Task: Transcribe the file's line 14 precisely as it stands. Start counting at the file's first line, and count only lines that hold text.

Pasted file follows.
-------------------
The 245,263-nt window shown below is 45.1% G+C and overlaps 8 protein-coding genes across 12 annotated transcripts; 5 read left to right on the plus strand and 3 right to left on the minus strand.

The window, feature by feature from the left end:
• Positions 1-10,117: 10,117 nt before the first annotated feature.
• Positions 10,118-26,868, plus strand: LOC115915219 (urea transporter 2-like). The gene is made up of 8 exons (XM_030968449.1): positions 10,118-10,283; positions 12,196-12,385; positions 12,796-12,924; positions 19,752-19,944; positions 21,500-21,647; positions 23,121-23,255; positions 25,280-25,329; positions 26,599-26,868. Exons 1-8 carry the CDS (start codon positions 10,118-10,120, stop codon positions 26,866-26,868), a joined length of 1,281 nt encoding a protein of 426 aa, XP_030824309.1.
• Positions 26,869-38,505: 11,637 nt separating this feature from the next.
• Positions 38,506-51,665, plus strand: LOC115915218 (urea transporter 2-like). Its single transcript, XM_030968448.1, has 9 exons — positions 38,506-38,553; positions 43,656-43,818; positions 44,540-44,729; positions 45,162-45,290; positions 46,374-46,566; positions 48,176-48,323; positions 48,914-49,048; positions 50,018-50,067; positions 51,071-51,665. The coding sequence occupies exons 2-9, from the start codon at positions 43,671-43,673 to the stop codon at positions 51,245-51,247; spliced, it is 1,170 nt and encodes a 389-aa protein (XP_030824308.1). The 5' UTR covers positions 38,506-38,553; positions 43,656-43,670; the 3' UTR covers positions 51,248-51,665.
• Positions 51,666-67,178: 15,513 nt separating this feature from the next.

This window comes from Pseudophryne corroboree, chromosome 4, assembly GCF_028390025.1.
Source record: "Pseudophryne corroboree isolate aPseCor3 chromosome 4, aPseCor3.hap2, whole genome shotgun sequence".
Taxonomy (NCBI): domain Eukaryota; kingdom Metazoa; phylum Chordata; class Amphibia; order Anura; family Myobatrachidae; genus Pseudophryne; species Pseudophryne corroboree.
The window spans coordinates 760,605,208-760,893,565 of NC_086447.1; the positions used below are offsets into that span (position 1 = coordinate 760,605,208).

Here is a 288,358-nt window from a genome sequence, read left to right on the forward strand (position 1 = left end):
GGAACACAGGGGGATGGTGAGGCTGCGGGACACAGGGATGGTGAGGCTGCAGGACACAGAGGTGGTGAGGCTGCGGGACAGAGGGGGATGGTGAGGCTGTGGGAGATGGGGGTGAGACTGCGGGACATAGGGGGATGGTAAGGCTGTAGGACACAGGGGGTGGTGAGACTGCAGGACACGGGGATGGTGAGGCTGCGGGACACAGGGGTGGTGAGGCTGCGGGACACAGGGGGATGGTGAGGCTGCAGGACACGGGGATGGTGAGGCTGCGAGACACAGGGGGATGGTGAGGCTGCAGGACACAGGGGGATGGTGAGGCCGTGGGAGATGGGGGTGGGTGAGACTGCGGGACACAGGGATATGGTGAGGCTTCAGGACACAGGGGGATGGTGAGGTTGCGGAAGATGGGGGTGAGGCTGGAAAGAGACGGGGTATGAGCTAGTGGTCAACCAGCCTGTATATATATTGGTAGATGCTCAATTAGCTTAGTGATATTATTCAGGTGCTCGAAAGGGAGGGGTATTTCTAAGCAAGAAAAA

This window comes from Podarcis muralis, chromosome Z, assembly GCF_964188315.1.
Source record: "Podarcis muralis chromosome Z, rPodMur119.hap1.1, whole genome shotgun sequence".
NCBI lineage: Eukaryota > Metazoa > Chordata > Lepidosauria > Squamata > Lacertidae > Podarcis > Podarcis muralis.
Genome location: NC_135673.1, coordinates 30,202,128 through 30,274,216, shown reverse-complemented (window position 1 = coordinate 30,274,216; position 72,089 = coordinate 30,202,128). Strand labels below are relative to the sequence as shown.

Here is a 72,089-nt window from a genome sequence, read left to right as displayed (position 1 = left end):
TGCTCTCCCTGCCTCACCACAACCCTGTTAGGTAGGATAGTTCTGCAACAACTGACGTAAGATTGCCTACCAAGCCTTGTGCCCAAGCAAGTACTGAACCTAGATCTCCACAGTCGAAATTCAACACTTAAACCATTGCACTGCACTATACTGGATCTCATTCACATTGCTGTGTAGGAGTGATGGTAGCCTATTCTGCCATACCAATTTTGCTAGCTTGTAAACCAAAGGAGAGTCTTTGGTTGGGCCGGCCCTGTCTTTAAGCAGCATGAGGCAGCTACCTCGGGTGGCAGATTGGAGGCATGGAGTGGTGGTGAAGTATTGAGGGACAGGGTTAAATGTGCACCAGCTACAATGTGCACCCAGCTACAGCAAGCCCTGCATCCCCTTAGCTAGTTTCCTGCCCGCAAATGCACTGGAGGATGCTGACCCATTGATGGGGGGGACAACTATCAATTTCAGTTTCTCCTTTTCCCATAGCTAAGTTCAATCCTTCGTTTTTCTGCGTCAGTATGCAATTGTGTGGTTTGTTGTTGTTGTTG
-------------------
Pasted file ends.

This window comes from Podarcis muralis, chromosome Z, assembly GCF_964188315.1.